Dotty Scott
Yay for you.

Raksha Joshi
That’s really how it started. After that, it’s all history. You know, it was just one thing after another. My department became the hub of all company information. We had resorts and hotels in over 28 states, so we now had a centralized place. I mean, you have to laugh at this, because when I joined them, and since I have 30 years of experience, plus, you might be able to relate to this: The company is still had a filing room where physical files are kept.

Dotty Scott
Okay?

Raksha Joshi
We were able to create that into a digital thing. We actually brought them into the 21st century.

Dotty Scott
Some people go kicking and screaming.

Raksha Joshi
I had some of that, but when they saw the bottom line and how it impacted, and how it impacted customer satisfaction, it was a no-brainer. Then before I knew it, it kind of dominoed, because now they wanted to duplicate it in other areas.

Dotty Scott
If I hear you, right, you are like the queen of taking a business, and all of those people that use all of the lingo and everything, that’s common in the business that us consumers don’t even know what they’re talking about, and putting it together with the consumer, who is the lifeblood, you say, of a business – because without a consumer, you don’t have a business. You managed to somehow figure out how to marry those two together. So that the company benefits.

Raksha Joshi
Absolutely. And the consumer benefits…

Dotty Scott
…and the consumer benefits. So you did this for for a large hotel firm?

Raksha Joshi
Yes.

Dotty Scott
And in your bio, you said that you had, you know, some businesses going on the side and whatnot. How did you carry that over to you to your own businesses?

Raksha Joshi
Well, seeing what was happening in the big picture, I was now able to bring it to home and see how can I change something here, or what is missing. What is missing that myself as a small business owner can provide, so that I’m not in competition with the corporates, but I mean, sensing what they already have?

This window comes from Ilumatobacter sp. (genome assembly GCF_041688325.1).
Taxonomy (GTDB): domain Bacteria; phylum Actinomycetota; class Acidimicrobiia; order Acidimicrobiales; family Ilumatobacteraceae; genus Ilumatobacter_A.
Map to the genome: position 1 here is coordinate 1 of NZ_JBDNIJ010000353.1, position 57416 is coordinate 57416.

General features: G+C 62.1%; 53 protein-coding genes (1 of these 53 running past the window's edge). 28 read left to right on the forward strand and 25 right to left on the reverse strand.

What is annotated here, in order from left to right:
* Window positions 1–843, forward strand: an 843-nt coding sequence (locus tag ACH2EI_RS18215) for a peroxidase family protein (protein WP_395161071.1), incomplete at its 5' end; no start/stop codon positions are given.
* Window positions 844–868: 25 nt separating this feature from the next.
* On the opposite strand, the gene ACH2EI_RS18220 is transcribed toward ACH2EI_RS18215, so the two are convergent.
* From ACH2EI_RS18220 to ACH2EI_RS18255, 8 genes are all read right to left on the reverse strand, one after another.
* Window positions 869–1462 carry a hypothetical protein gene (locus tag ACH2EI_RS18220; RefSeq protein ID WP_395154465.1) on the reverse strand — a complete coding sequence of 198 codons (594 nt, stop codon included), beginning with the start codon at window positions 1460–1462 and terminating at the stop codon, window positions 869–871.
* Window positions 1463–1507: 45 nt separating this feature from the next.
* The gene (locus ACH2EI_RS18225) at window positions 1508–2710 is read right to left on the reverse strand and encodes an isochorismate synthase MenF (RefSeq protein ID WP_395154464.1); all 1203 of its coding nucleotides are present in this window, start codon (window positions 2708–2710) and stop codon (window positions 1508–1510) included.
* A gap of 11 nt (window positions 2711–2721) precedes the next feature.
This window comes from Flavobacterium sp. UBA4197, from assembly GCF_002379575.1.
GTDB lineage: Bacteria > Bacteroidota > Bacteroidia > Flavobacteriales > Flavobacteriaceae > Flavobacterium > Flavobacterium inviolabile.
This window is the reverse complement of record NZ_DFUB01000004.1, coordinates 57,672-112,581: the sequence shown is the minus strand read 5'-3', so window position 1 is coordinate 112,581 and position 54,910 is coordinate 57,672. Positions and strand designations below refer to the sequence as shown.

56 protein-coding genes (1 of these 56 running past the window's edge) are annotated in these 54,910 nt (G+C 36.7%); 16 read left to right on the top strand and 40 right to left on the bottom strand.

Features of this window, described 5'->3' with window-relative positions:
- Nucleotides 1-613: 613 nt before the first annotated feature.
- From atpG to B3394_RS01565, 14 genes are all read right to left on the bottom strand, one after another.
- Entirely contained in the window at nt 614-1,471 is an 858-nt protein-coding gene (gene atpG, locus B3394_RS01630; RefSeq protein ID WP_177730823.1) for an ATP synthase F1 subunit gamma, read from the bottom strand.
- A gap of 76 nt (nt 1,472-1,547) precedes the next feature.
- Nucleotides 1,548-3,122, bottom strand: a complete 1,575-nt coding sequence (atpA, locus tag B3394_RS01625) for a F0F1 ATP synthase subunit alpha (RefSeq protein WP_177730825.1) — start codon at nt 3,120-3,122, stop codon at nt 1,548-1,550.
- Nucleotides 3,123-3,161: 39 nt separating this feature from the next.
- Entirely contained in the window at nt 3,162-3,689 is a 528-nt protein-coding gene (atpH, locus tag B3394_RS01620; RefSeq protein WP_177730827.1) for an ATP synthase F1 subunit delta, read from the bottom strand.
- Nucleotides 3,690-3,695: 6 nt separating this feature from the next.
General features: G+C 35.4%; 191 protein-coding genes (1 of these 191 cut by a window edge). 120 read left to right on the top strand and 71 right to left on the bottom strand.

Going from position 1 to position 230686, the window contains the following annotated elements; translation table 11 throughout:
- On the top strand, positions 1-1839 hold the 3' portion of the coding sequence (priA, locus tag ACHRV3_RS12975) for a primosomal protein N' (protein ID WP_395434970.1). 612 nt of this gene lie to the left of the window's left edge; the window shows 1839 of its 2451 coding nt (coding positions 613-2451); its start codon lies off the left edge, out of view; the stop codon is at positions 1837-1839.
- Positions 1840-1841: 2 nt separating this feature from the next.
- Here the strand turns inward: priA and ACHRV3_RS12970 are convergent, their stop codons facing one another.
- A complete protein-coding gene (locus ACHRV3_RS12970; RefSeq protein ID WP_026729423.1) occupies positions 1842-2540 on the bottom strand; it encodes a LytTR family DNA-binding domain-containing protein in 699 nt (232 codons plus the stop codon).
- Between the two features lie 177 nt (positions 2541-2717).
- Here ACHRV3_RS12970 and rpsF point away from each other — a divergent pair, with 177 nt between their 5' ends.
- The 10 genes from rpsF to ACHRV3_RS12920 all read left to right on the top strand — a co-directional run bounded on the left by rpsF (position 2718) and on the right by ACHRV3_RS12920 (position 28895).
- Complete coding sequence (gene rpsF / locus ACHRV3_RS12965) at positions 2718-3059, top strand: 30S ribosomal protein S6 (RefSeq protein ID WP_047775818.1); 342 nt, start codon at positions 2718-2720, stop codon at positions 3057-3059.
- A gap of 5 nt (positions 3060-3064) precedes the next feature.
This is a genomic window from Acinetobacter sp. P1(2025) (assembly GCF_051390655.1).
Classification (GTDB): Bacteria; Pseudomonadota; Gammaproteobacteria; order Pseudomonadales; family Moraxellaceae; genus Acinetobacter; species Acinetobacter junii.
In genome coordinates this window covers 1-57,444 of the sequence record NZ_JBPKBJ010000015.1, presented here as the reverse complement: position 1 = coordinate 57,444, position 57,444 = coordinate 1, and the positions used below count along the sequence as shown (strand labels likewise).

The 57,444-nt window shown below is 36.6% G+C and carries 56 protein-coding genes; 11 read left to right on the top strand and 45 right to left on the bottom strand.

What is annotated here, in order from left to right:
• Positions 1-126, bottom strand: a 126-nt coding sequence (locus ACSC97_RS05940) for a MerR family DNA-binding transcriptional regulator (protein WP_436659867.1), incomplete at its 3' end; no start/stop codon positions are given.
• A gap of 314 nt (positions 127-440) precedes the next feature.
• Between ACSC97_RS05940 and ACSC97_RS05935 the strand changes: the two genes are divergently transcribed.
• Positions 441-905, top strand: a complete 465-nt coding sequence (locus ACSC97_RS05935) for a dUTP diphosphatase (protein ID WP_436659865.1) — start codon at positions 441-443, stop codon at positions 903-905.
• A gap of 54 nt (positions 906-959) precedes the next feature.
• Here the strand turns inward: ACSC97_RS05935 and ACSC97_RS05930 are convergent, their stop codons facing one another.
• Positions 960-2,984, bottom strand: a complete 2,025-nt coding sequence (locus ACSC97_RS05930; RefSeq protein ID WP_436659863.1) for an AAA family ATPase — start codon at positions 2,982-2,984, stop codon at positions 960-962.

Dotty Scott
Hmm, that’s an interesting thought.

Raksha Joshi
So it’s like you can see it’s like the big corporate hotel chains. meeting your Airbnb kind of thing.

Dotty Scott
Right? A very good example. Yes.

Raksha Joshi
Because there are certain things a big corporation even if it wants to, can’t provide. Just because they don’t have the manpower. Or financially it’s not feasible, or it doesn’t work.

Dotty Scott
It’s not in their business model.

Raksha Joshi
And for a small business, it does work because that is all they want to focus on.

Dotty Scott
Okay.

Raksha Joshi
So I’m always looking like even in my own business right now. One of the things I’m always listening for, and looking for, and asking people to identify for me – because I live in the business; I don’t always identify a need, but asking for feedback. What can be improved? What can be done? And for me, it’s providing the resources: The systems that are available to big corporations to small businesses in bite-sized pieces.

Dotty Scott
So that’s what the Raksha Joshi Consulting does, it provides resources or system?

Raksha Joshi
My consulting is really to take a bird’s eye view of your business, and see areas that might be missing, and not come to you in one go and say, “Hey, you need a complete renovation,” but to come to you and say, “If you added this here, or that there or removed this, you will see the difference, it will make.”

Dotty Scott
Small little bites.

Raksha Joshi
Small little bites, that’s all. I also realized small businesses and entrepreneurs don’t have the budget of big corporations.

Dotty Scott
No.

Raksha Joshi